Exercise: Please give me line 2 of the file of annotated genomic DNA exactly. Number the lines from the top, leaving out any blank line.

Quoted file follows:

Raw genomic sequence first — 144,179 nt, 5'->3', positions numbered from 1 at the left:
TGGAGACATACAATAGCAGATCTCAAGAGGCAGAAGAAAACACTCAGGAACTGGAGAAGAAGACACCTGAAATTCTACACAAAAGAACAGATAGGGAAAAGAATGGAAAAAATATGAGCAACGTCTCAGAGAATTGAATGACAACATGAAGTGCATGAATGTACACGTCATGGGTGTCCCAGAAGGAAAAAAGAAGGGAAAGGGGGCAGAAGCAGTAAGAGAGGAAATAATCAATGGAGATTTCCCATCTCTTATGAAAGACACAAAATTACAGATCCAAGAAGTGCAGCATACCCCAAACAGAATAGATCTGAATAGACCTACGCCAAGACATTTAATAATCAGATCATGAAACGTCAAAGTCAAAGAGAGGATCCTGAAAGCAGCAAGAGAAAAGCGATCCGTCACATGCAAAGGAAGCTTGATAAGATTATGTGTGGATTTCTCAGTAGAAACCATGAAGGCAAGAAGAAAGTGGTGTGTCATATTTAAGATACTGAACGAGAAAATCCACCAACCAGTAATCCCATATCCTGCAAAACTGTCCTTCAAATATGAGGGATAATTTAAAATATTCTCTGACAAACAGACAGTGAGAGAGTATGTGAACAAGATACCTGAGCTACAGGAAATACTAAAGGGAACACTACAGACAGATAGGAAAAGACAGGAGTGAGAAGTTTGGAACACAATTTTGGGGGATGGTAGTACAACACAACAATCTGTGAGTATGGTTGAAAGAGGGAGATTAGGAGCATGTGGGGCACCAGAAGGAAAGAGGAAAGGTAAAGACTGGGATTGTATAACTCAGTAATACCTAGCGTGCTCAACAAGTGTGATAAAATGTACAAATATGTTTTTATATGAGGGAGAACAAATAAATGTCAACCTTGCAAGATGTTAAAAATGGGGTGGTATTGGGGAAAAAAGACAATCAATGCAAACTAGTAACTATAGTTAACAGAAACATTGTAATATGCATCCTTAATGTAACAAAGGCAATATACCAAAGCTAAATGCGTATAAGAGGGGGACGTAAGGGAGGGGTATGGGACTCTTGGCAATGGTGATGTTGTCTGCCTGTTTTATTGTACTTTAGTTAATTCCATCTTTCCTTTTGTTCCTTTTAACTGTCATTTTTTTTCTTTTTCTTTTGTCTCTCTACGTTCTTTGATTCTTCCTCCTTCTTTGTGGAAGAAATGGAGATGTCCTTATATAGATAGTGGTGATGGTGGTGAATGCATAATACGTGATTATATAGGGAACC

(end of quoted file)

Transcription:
TGGAGACATACAATAGCAGATCTCAAGAGGCAGAAGAAAACACTCAGGAACTGGAGAAGAAGACACCTGAAATTCTACACAAAAGAACAGATAGGGAAAAGAATGGAAAAAATATGAGCAACGTCTCAGAGAATTGAATGACAACATGAAGTGCATGAATGTACACGTCATGGGTGTCCCAGAAGGAAAAAAGAAGGGAAAGGGGGCAGAAGCAGTAAGAGAGGAAATAATCAATGGAGATTTCCCATCTCTTATGAAAGACACAAAATTACAGATCCAAGAAGTGCAGCATACCCCAAACAGAATAGATCTGAATAGACCTACGCCAAGACATTTAATAATCAGATCATGAAACGTCAAAGTCAAAGAGAGGATCCTGAAAGCAGCAAGAGAAAAGCGATCCGTCACATGCAAAGGAAGCTTGATAAGATTATGTGTGGATTTCTCAGTAGAAACCATGAAGGCAAGAAGAAAGTGGTGTGTCATATTTAAGATACTGAACGAGAAAATCCACCAACCAGTAATCCCATATCCTGCAAAACTGTCCTTCAAATATGAGGGATAATTTAAAATATTCTCTGACAAACAGACAGTGAGAGAGTATGTGAACAAGATACCTGAGCTACAGGAAATACTAAAGGGAACACTACAGACAGATAGGAAAAGACAGGAGTGAGAAGTTTGGAACACAATTTTGGGGGATGGTAGTACAACACAACAATCTGTGAGTATGGTTGAAAGAGGGAGATTAGGAGCATGTGGGGCACCAGAAGGAAAGAGGAAAGGTAAAGACTGGGATTGTATAACTCAGTAATACCTAGCGTGCTCAACAAGTGTGATAAAATGTACAAATATGTTTTTATATGAGGGAGAACAAATAAATGTCAACCTTGCAAGATGTTAAAAATGGGGTGGTATTGGGGAAAAAAGACAATCAATGCAAACTAGTAACTATAGTTAACAGAAACATTGTAATATGCATCCTTAATGTAACAAAGGCAATATACCAAAGCTAAATGCGTATAAGAGGGGGACGTAAGGGAGGGGTATGGGACTCTTGGCAATGGTGATGTTGTCTGCCTGTTTTATTGTACTTTAGTTAATTCCATCTTTCCTTTTGTTCCTTTTAACTGTCATTTTTTTTCTTTTTCTTTTGTCTCTCTACGTTCTTTGATTCTTCCTCCTTCTTTGTGGAAGAAATGGAGATGTCCTTATATAGATAGTGGTGATGGTGGTGAATGCATAATACGTGATTATATAGGGAACC